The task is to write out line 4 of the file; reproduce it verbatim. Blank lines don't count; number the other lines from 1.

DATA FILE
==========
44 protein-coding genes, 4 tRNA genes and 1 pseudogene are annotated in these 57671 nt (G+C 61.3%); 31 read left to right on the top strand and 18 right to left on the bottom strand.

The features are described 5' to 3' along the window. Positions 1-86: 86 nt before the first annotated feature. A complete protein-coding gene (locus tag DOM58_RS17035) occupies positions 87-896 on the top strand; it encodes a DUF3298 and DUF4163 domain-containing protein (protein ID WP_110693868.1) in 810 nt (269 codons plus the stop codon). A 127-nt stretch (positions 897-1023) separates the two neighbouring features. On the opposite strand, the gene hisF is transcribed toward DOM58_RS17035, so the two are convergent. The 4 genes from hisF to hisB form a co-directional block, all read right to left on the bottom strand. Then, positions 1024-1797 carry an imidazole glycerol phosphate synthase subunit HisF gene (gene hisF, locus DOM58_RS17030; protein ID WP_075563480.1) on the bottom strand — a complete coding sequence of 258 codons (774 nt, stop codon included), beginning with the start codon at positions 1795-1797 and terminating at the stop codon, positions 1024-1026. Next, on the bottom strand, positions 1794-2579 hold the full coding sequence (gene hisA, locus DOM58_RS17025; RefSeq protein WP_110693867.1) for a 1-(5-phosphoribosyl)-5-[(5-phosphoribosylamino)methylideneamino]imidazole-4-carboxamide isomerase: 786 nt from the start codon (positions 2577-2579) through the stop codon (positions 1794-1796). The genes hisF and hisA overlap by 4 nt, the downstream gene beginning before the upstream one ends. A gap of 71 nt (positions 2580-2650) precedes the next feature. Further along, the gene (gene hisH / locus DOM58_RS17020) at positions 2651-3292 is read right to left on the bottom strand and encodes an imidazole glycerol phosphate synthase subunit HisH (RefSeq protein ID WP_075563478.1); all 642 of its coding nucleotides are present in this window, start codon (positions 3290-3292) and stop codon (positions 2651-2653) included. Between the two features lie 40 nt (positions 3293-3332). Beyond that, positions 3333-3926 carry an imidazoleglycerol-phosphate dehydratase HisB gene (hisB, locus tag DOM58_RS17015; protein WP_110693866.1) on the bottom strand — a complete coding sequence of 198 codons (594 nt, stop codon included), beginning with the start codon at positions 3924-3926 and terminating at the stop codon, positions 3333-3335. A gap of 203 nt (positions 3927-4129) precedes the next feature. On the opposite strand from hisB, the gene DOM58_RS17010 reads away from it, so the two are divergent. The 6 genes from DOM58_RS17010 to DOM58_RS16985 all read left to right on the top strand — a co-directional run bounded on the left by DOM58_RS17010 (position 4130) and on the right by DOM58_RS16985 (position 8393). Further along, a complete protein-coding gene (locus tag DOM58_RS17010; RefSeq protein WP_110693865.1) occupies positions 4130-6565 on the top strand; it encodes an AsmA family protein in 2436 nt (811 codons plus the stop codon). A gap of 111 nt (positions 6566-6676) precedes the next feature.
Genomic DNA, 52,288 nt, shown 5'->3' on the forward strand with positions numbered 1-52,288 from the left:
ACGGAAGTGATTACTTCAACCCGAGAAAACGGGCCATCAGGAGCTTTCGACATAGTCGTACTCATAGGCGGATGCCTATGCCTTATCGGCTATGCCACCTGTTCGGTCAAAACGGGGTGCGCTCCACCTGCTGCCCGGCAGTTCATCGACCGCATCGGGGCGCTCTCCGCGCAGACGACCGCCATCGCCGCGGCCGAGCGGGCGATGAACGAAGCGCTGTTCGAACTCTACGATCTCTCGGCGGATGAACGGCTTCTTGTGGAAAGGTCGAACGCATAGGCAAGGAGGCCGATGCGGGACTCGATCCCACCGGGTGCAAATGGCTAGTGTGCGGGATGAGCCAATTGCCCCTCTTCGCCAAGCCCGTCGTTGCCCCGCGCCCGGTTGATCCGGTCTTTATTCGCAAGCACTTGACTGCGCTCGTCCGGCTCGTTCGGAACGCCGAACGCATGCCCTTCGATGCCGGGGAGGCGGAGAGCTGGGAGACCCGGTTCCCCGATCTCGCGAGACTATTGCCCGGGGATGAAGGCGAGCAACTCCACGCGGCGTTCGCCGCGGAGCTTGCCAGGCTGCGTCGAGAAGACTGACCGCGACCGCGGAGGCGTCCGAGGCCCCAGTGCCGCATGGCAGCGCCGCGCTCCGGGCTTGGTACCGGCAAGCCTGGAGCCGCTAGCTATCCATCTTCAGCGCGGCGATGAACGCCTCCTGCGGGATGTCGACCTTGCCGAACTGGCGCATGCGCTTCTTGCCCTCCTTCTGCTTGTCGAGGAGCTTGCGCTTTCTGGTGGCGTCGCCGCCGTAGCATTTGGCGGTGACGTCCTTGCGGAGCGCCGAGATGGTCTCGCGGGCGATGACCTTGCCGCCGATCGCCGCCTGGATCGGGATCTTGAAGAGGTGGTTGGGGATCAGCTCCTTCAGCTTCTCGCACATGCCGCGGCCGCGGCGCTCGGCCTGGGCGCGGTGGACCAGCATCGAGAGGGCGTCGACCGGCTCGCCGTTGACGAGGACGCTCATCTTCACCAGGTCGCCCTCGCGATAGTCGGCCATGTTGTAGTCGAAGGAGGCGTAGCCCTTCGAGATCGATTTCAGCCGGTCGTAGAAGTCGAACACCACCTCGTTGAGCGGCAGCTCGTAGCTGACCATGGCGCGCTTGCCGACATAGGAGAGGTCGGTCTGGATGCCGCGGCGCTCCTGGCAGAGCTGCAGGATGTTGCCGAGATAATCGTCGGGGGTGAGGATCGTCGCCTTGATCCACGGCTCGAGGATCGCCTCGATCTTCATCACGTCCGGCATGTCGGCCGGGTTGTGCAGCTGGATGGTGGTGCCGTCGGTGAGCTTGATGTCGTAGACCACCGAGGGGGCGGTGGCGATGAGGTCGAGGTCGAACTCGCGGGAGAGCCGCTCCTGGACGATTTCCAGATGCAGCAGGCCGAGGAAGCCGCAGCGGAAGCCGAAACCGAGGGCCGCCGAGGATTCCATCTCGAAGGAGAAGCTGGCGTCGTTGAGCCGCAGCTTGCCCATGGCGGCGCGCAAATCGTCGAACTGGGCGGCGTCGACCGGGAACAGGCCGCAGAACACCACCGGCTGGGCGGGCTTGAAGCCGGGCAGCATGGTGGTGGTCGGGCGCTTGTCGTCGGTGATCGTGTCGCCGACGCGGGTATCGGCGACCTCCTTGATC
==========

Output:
ACGGAAGTGATTACTTCAACCCGAGAAAACGGGCCATCAGGAGCTTTCGACATAGTCGTACTCATAGGCGGATGCCTATGCCTTATCGGCTATGCCACCTGTTCGGTCAAAACGGGGTGCGCTCCACCTGCTGCCCGGCAGTTCATCGACCGCATCGGGGCGCTCTCCGCGCAGACGACCGCCATCGCCGCGGCCGAGCGGGCGATGAACGAAGCGCTGTTCGAACTCTACGATCTCTCGGCGGATGAACGGCTTCTTGTGGAAAGGTCGAACGCATAGGCAAGGAGGCCGATGCGGGACTCGATCCCACCGGGTGCAAATGGCTAGTGTGCGGGATGAGCCAATTGCCCCTCTTCGCCAAGCCCGTCGTTGCCCCGCGCCCGGTTGATCCGGTCTTTATTCGCAAGCACTTGACTGCGCTCGTCCGGCTCGTTCGGAACGCCGAACGCATGCCCTTCGATGCCGGGGAGGCGGAGAGCTGGGAGACCCGGTTCCCCGATCTCGCGAGACTATTGCCCGGGGATGAAGGCGAGCAACTCCACGCGGCGTTCGCCGCGGAGCTTGCCAGGCTGCGTCGAGAAGACTGACCGCGACCGCGGAGGCGTCCGAGGCCCCAGTGCCGCATGGCAGCGCCGCGCTCCGGGCTTGGTACCGGCAAGCCTGGAGCCGCTAGCTATCCATCTTCAGCGCGGCGATGAACGCCTCCTGCGGGATGTCGACCTTGCCGAACTGGCGCATGCGCTTCTTGCCCTCCTTCTGCTTGTCGAGGAGCTTGCGCTTTCTGGTGGCGTCGCCGCCGTAGCATTTGGCGGTGACGTCCTTGCGGAGCGCCGAGATGGTCTCGCGGGCGATGACCTTGCCGCCGATCGCCGCCTGGATCGGGATCTTGAAGAGGTGGTTGGGGATCAGCTCCTTCAGCTTCTCGCACATGCCGCGGCCGCGGCGCTCGGCCTGGGCGCGGTGGACCAGCATCGAGAGGGCGTCGACCGGCTCGCCGTTGACGAGGACGCTCATCTTCACCAGGTCGCCCTCGCGATAGTCGGCCATGTTGTAGTCGAAGGAGGCGTAGCCCTTCGAGATCGATTTCAGCCGGTCGTAGAAGTCGAACACCACCTCGTTGAGCGGCAGCTCGTAGCTGACCATGGCGCGCTTGCCGACATAGGAGAGGTCGGTCTGGATGCCGCGGCGCTCCTGGCAGAGCTGCAGGATGTTGCCGAGATAATCGTCGGGGGTGAGGATCGTCGCCTTGATCCACGGCTCGAGGATCGCCTCGATCTTCATCACGTCCGGCATGTCGGCCGGGTTGTGCAGCTGGATGGTGGTGCCGTCGGTGAGCTTGATGTCGTAGACCACCGAGGGGGCGGTGGCGATGAGGTCGAGGTCGAACTCGCGGGAGAGCCGCTCCTGGACGATTTCCAGATGCAGCAGGCCGAGGAAGCCGCAGCGGAAGCCGAAACCGAGGGCCGCCGAGGATTCCATCTCGAAGGAGAAGCTGGCGTCGTTGAGCCGCAGCTTGCCCATGGCGGCGCGCAAATCGTCGAACTGGGCGGCGTCGACCGGGAACAGGCCGCAGAACACCACCGGCTGGGCGGGCTTGAAGCCGGGCAGCATGGTGGTGGTCGGGCGCTTGTCGTCGGTGATCGTGTCGCCGACGCGGGTATCGGCGACCTCCTTGATC